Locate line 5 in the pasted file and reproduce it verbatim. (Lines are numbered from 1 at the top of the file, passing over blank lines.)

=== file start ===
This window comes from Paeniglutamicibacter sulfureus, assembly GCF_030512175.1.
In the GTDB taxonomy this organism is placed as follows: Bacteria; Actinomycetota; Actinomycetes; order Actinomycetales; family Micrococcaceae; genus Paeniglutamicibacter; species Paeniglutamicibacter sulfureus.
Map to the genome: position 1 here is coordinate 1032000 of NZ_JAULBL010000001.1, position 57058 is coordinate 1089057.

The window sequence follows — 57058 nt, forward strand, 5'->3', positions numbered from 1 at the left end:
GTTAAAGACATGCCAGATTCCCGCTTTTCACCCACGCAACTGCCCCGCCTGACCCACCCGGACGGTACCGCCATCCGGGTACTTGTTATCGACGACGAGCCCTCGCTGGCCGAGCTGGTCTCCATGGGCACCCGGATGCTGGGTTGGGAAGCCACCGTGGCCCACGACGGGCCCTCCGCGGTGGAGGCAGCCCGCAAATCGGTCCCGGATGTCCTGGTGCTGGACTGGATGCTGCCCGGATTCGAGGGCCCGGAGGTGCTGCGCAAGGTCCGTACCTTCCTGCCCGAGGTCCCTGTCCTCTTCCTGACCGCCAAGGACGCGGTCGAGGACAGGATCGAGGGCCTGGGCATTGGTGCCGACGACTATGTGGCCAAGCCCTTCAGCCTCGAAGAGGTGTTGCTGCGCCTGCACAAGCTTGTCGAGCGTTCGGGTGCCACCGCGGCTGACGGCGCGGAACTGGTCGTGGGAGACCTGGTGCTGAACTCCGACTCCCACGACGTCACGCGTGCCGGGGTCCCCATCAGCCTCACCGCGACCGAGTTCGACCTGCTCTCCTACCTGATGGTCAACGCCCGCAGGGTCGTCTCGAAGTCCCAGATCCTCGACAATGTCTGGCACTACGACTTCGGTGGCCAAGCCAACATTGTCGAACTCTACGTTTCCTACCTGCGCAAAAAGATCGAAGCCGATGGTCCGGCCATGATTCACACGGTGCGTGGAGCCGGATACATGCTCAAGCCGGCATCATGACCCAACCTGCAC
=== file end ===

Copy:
GTTAAAGACATGCCAGATTCCCGCTTTTCACCCACGCAACTGCCCCGCCTGACCCACCCGGACGGTACCGCCATCCGGGTACTTGTTATCGACGACGAGCCCTCGCTGGCCGAGCTGGTCTCCATGGGCACCCGGATGCTGGGTTGGGAAGCCACCGTGGCCCACGACGGGCCCTCCGCGGTGGAGGCAGCCCGCAAATCGGTCCCGGATGTCCTGGTGCTGGACTGGATGCTGCCCGGATTCGAGGGCCCGGAGGTGCTGCGCAAGGTCCGTACCTTCCTGCCCGAGGTCCCTGTCCTCTTCCTGACCGCCAAGGACGCGGTCGAGGACAGGATCGAGGGCCTGGGCATTGGTGCCGACGACTATGTGGCCAAGCCCTTCAGCCTCGAAGAGGTGTTGCTGCGCCTGCACAAGCTTGTCGAGCGTTCGGGTGCCACCGCGGCTGACGGCGCGGAACTGGTCGTGGGAGACCTGGTGCTGAACTCCGACTCCCACGACGTCACGCGTGCCGGGGTCCCCATCAGCCTCACCGCGACCGAGTTCGACCTGCTCTCCTACCTGATGGTCAACGCCCGCAGGGTCGTCTCGAAGTCCCAGATCCTCGACAATGTCTGGCACTACGACTTCGGTGGCCAAGCCAACATTGTCGAACTCTACGTTTCCTACCTGCGCAAAAAGATCGAAGCCGATGGTCCGGCCATGATTCACACGGTGCGTGGAGCCGGATACATGCTCAAGCCGGCATCATGACCCAACCTGCAC